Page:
Silent meditators at war with the neighbours
A silent meditation centre is continuing its fight against the largest shooting range in Australasia, which has just opened next door.
In the latest episode of the unlikely neighbours at war, Vipassana Auckland is seeking solicitors to help it appeal against the High Court decision to grant Auckland Shooting Club's consent. The case has already been to the High Court, where the judge's ruling allowed the shooting range's Auckland Council-granted consent to go ahead.
Deputy Prime Minister Paula Bennett opened the range on Friday, following a judge’s decision at the end of June.
Located in rural Makarau, Kaipara Harbour the consent was for two pistol areas with a six-bay shooting range on the lifestyle block of Raymond O’Brien and Victoria Pichler.
The couple plan to expand the site to up to 30 bays, and have claimed victory on the Auckland Shooting Club’s website.
Vipassana is a non-religious, silent meditation centre that attracts about 1500 meditators each year. It is run as a charity, with meditators paying donations to attend the mentally challenging courses that range from 10 to 21 days in length.
Completed in silence, meditators are not allowed to speak or communicate with others and cannot use mobile phones, read books, listen to music, or write anything down.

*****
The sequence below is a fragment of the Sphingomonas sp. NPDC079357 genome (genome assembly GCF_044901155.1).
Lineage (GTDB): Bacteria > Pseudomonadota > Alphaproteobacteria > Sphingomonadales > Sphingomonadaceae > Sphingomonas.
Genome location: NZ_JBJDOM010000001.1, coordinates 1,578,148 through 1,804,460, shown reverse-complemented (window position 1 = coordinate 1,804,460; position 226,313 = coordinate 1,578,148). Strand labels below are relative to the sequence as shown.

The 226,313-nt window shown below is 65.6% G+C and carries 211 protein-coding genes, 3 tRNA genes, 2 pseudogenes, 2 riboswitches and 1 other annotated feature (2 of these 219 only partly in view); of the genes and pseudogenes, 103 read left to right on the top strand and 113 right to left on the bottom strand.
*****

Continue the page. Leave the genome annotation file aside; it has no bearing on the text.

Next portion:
Vipassana centres are located around the world, and Auckland’s centre has been situated in its remote location on Burnside Rd, Kaukapakapa for over 30 years.
Although former students were sent an email from Vipassana Foundation Charitable Trust Board asking for legal help in its bid to the Court of Appeal, a spokesperson told Newsroom a final decision on whether to appeal has yet to be made.
“The trustees have taken legal advice on the court’s decision," the email reads.
"The advice identifies that there are potential grounds to appeal the decision of the High Court to the Court of Appeal.”
While the trust has a resource management lawyer, but it also seeking a new lawyer to help with its plight.
“To date that role has been ably and generously fulfilled by a Vipassana student, who has acted on a pro bono (no cost) basis for the trust for the past eight months.
“The trust ideally would like to be able to secure a Vipassana student to act as the instructing solicitor for the purposes of advising the trust in this next phase, in relation to the certificate of compliance, and any related action.”
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